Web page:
JAKARTA, Indonesia (AP) - Seizing the reins of power once held by her father, Indonesian President Megawati Sukarnoputri began her first full day in office Tuesday. But the presidential palace was still occupied by her ousted predecessor who has refused to leave. The capital Jakarta and other major cities were calm and the currency markets continued to soar on news of the change in leadership in the world's fourth-most populous country. Meanwhile, Indonesia's elites jockeyed for the vice president's position and Cabinet posts in Megawati's new government. Party leaders, generals and other politicians filed through her downtown office congratulating her and discussing appointments. The legislature on Monday voted unanimously to sack Abdurrahman Wahid and elect Megawati, the 54-year-old daughter of founding president Sukarno. Wahid had repeatedly warned that his ouster would trigger violent protests and the immediate secession of six restive provinces, but that hasn't happened.

Update: ASEAN says reduce U.S.-China tension
HANOI, Vietnam (AP) - Southeast Asian nations stressed that peace in the region is linked to stable U.S.-China ties, as Secretary of State Colin Powell returned here Tuesday for the first time since the Vietnam War. Powell is attending regional security talks, which begin Wednesday. The meeting will include the Association of Southeast Asian Nations and its 23 ``dialogue partners'' _ including the United States, China, Russia, North and South Korea and the European Union. In a statement, ASEAN foreign ministers said stable relations among the major powers, "particularly the U.S. and China," were important to peace in the region. The ministers hope to persuade Powell that Washington should remain committed to Southeast Asia's security and not be preoccupied with North Asia. The region's foreign ministers are likely to convey their message directly to Powell and Chinese Foreign Minister Tang Jiaxuan.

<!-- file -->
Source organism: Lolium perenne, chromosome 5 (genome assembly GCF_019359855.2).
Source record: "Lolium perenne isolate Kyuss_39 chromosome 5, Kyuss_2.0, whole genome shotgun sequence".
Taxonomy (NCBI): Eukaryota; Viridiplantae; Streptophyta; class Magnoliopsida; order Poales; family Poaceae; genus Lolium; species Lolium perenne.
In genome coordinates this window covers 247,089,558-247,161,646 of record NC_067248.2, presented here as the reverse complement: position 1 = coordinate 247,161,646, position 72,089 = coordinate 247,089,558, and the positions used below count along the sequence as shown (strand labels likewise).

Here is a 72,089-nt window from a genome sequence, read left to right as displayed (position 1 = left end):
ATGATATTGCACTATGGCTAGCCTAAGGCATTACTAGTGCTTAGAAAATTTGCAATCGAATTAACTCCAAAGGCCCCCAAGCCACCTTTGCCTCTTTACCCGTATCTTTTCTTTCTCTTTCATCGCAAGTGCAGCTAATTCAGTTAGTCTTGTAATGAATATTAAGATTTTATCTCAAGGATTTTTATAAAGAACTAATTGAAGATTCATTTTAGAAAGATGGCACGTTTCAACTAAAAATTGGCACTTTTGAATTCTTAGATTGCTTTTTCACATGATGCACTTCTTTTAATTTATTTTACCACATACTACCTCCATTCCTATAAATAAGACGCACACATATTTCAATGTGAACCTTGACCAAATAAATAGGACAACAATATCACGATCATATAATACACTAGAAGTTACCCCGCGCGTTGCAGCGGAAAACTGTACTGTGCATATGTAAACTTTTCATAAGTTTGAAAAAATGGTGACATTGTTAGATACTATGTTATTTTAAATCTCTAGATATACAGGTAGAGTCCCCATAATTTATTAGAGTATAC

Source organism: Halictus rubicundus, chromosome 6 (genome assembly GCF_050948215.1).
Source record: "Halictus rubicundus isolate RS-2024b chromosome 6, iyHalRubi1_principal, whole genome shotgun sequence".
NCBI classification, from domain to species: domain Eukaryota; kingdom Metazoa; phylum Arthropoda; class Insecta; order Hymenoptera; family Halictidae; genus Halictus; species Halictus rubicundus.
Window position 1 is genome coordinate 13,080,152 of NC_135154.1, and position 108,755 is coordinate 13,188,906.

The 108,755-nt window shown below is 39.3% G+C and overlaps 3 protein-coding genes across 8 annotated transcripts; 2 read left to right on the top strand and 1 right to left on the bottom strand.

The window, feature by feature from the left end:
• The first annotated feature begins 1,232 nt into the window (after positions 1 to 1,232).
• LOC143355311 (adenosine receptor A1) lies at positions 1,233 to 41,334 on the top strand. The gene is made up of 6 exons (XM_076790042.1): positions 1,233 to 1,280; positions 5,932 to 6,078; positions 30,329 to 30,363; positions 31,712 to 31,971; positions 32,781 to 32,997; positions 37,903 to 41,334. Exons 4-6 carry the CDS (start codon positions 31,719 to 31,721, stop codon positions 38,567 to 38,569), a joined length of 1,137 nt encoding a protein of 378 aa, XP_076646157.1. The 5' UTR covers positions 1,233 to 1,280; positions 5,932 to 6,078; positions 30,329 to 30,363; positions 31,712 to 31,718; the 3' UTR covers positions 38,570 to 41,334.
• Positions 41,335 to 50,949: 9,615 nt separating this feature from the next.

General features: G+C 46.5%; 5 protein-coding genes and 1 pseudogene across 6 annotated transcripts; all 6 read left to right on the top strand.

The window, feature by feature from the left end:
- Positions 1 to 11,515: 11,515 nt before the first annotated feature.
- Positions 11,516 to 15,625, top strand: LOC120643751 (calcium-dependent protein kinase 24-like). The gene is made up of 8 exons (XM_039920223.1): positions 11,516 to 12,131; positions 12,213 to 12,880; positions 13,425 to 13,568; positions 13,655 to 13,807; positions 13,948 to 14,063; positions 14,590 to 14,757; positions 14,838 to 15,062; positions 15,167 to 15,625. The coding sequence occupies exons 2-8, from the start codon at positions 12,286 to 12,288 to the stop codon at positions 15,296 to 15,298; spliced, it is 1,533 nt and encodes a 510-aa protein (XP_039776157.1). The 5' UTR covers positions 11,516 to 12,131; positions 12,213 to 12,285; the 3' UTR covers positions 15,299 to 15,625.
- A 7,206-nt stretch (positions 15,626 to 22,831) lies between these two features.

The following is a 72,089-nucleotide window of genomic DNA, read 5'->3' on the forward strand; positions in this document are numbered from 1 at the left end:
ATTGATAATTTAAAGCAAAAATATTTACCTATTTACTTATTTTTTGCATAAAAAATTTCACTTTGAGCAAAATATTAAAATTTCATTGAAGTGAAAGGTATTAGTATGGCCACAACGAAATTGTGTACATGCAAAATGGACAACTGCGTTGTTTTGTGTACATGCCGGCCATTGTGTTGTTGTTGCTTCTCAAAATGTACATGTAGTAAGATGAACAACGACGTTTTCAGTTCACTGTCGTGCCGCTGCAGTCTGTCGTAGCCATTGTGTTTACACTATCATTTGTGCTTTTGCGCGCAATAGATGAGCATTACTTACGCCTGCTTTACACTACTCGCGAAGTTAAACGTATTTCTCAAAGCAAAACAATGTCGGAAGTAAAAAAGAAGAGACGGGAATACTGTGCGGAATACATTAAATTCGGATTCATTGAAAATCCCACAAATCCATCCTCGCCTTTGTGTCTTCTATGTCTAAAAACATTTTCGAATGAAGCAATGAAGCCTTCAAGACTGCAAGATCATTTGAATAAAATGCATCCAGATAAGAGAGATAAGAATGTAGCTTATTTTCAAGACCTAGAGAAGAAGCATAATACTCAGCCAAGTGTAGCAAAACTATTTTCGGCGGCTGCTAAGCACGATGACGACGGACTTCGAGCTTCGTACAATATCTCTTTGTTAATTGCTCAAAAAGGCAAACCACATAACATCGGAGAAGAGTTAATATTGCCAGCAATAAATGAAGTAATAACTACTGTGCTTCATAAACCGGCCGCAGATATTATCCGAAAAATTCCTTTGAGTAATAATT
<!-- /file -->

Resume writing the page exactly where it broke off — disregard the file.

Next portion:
Rebels attack Sri Lanka airport
COLOMBO, Sri Lanka (AP) - Tamil rebels attacked Sri Lanka's international airport and main air base Tuesday, blowing up a dozen aircraft with explosives and mortars and battling soldiers in one of their most audacious assaults in 18 years of civil war. Terrified tourists and Sri Lankan travelers scattered in the terminal, diving for cover behind ticket counters and luggage carts as explosions and weapons fire blasted outside. The six-hour battle ended when the last three of the 13 rebels blew themselves up with explosives strapped to their bodies. The pre-dawn assault, launched on the anniversary of bloody 1983 riots, left 13 rebels and seven soldiers dead and devastated the national carrier, Sri Lanka Airlines. Hours later, the government retaliated with airstrikes on bases of the rebel Liberation Tigers of Tamil Eelam on the northern Jaffna peninsula. At the airport, the 13 rebels' bloodied bodies lay in pools of blood on a tarmac slippery with oil leaking from wrecked planes. Seven military men were also killed.


Adobe calls for programmer's release